Bpsm ransomware is a file-encrypting malware, a version of the Djvu/STOP ransomware. The developers of this ransomware release new versions on a regular basis, and Bpsm ransomware is one of the most recent releases. Thousands of users have fallen victim to this ransomware over the years. Because it encrypts personal files and makes it impossible to open them without a decryptor, ransomware from this family is considered to be very dangerous. At this moment, only users who have backups can recover files for free. The malware operators will try to sell you the decryptor for $980 but even paying the ransom comes with risks.
Although all ransomware in this family of malware is essentially the same, you can tell them apart by the extensions they add to encrypted files. For example, this version adds .bpsm, which is why it is referred to as Bpsm ransomware. All personal files, such as photos, images, videos, documents, etc., will be targeted by this ransomware. An encrypted image.jpg file would become image.jpg.bpsm. Once the files have been encrypted, you will need to use a decryptor on them in order to open them. In the ransom note, the malware authors explain how to obtain the decryptor.
To distract users while files are being encrypted, the ransomware shows a fake Windows update window. A _readme.txt ransom note will be dropped in each folder that has encrypted files after the encryption process is finished. The note is rather generic and practically identical to every other note left by ransomware variants from this family. It does, however, explain how to obtain the decryptor. Sadly, it requires paying a ransom. Although the note does say that people who get in touch with the cyber crooks within the first 72 hours will receive a 50% discount, the decryptor costs $980. Additionally, it is noted that victims can decrypt one file for free as long as it doesn’t contain any sensitive data.
If you’re considering paying the ransom, you should be mindful of the risks regardless of whether the discount part is true or not. The main danger is that you might not get the decryptor even if you pay. There are no guarantees that you will actually receive the decryptor from them given that you are dealing with cyber criminals. They probably won’t feel any kind of obligation to assist you. Furthermore, the ransom money would be used for future malicious activities. The ransomware industry will prosper as long as victims continue to pay the demanded ransom. Even though the choice to pay is ultimately yours, you do need to be aware of the risks involved.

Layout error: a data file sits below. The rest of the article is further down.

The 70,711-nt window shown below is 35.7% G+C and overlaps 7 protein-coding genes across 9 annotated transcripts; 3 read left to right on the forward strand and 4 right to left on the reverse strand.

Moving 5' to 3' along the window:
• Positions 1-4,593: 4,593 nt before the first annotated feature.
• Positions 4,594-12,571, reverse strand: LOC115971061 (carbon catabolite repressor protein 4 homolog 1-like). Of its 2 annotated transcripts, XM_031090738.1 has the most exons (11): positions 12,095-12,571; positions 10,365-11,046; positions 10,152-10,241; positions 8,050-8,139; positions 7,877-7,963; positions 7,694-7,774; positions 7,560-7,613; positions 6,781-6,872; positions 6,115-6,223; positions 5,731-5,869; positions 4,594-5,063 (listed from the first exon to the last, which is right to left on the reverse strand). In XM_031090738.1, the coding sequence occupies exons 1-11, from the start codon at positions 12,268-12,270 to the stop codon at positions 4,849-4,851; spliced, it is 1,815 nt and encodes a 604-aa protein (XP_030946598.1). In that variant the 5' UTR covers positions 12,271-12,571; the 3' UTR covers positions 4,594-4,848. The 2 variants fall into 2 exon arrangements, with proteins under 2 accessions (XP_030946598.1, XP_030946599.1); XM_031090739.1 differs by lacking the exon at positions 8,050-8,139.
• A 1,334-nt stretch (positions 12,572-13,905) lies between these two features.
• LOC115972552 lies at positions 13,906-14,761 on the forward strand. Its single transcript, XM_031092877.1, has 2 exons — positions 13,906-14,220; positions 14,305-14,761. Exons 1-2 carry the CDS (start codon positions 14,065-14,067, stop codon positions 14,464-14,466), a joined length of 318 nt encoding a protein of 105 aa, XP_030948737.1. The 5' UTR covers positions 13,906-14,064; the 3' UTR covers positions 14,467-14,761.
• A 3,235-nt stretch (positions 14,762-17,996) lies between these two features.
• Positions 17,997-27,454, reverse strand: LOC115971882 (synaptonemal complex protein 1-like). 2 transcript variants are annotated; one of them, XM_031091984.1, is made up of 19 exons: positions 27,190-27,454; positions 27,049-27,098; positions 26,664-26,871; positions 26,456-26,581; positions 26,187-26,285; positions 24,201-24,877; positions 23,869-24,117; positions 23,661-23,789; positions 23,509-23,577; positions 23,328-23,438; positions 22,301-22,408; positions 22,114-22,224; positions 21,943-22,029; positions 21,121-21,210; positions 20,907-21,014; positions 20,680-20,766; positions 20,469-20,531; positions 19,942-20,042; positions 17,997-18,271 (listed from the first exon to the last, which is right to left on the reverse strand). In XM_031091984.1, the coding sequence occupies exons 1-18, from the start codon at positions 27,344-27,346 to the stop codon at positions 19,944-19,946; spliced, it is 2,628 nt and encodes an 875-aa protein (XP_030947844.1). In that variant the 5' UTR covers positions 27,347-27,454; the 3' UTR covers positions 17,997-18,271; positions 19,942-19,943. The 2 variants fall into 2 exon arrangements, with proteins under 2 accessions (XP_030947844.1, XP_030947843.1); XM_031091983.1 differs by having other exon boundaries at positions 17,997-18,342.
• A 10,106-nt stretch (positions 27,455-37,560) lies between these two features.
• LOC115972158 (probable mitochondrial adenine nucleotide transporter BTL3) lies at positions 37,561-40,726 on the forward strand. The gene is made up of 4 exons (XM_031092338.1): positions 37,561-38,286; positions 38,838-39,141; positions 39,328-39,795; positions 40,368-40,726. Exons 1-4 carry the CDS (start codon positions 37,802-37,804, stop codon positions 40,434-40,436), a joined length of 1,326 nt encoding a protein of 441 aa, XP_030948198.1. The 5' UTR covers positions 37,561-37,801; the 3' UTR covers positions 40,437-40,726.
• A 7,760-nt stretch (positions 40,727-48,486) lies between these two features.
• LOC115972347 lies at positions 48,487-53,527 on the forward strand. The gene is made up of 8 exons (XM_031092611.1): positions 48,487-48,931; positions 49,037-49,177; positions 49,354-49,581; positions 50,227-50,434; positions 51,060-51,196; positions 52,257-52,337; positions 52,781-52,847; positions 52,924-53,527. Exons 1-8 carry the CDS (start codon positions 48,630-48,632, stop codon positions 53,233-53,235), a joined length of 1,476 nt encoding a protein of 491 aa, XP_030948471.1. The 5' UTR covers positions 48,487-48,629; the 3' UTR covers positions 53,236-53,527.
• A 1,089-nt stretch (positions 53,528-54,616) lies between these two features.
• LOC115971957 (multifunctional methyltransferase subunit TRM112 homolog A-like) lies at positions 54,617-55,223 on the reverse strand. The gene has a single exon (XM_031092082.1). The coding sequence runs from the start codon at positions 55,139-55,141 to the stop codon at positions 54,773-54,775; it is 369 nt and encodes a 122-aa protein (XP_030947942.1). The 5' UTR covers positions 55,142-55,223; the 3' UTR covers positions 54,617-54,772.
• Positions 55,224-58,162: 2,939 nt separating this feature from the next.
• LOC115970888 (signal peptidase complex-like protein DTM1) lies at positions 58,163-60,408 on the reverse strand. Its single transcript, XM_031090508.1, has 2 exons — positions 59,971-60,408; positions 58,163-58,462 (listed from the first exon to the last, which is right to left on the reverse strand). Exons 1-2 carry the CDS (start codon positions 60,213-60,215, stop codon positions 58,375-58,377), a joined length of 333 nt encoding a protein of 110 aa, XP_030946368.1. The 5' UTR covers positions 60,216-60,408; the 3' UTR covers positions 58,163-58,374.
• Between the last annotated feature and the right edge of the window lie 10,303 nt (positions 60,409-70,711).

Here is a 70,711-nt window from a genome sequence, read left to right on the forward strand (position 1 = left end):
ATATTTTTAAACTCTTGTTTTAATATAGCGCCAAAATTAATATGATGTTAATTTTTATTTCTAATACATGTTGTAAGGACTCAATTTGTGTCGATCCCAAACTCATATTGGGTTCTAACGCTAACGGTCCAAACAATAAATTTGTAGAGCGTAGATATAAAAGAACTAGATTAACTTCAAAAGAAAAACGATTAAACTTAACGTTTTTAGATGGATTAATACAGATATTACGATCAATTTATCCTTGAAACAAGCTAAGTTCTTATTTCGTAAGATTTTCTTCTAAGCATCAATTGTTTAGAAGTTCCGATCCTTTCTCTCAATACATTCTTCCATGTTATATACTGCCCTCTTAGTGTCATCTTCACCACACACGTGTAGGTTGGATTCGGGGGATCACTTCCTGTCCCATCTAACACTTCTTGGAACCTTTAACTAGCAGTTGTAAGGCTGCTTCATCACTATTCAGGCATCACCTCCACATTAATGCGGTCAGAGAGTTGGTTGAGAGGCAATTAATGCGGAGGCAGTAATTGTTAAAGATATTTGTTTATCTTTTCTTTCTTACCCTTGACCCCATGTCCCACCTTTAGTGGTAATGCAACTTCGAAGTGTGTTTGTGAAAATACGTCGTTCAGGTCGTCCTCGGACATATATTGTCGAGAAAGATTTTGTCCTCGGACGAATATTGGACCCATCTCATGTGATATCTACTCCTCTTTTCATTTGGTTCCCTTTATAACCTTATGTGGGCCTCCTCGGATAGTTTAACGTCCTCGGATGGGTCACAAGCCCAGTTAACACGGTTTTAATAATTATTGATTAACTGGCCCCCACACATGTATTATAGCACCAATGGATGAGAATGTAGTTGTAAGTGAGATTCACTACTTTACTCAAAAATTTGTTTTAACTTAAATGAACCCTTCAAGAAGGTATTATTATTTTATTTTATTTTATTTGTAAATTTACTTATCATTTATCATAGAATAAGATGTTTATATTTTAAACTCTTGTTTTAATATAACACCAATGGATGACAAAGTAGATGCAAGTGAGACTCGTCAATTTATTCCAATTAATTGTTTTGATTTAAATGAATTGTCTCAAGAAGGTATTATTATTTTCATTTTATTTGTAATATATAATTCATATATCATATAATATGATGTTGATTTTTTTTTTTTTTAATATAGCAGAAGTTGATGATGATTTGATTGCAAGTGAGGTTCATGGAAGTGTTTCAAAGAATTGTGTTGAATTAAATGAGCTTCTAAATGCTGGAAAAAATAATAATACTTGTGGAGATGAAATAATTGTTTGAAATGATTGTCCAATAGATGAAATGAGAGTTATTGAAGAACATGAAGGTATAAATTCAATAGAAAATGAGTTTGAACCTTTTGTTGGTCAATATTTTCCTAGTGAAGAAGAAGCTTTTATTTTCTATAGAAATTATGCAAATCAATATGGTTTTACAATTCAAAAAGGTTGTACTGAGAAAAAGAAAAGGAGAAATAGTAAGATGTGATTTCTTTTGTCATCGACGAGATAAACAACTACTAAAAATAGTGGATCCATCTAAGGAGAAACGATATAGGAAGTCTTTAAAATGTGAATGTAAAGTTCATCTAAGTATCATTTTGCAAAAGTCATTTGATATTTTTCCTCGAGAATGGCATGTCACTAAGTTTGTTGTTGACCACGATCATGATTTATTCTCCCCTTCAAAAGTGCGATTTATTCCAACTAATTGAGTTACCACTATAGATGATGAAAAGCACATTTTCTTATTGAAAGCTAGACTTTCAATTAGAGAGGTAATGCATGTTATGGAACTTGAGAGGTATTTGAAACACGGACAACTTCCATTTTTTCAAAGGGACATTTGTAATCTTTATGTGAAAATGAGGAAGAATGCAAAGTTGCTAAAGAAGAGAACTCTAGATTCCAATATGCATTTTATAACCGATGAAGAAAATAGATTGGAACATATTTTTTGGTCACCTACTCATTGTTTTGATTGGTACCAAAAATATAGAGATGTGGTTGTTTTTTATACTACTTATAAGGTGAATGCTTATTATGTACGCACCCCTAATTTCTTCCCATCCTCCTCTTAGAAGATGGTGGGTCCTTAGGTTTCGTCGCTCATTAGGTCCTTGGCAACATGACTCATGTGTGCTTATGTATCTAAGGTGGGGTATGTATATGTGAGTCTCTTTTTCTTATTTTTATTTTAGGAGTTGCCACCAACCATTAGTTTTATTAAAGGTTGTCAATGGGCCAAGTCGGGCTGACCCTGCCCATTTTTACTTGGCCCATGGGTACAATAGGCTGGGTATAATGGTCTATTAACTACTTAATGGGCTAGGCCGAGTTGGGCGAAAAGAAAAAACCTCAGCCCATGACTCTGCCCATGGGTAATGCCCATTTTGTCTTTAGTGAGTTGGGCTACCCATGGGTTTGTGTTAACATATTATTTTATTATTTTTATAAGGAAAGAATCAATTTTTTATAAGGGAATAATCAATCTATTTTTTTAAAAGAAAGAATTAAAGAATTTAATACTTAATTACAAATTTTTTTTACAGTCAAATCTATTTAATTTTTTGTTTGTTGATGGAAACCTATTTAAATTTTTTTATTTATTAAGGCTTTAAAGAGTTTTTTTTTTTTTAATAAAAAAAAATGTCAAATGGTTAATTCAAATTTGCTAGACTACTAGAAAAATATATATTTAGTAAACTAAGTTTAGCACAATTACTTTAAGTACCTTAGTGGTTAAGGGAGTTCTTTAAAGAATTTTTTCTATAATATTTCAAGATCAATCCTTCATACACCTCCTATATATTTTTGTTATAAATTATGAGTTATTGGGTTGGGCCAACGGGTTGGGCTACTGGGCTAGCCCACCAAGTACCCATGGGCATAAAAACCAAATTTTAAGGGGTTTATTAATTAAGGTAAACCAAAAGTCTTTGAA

You shouldn’t experience any problems with file recovery if you have a habit of frequently backing up your files and have copies in a backup. However, you must first delete Bpsm ransomware from your computer. You shouldn’t try to access your backup until the ransomware is fully gone. When you connect to your backup, if ransomware is still active, your backed-up file will also be encrypted. Therefore, using an anti-malware program to delete Bpsm ransomware from your computer is highly recommended.
Users without backups will have a much harder time recovering their files. The only other choice is to wait until a free decryptor is made available. However, as this ransomware uses online keys to encrypt files, it is uncertain if a free decryptor will ever be released. It is difficult for malware researchers to create decryptors without those keys. A free Bpsm ransomware decryptor is unlikely unless the keys are released by the malicious actors themselves because they are specific to each victim. Nevertheless, you should back up your encrypted files and wait until a free Free decryptor is released. If it is ever released, it would appear on NoMoreRansom.
Bpsm ransomware distribution methods
Malware infections are typically significantly more likely to be encountered by users who have poor browsing habits. For example, such users are far more likely to open unsolicited email attachments without double-checking them first.
One of the most popular ways that malicious actors spread malware is through infected attachments. They buy email addresses from various hacker forums, write a message that is only somewhat convincing, and attach a malicious file. When the file is opened, the malware begins to operate and starts carrying out its preprogrammed tasks. Malicious emails, fortunately, are typically extremely easy to recognize.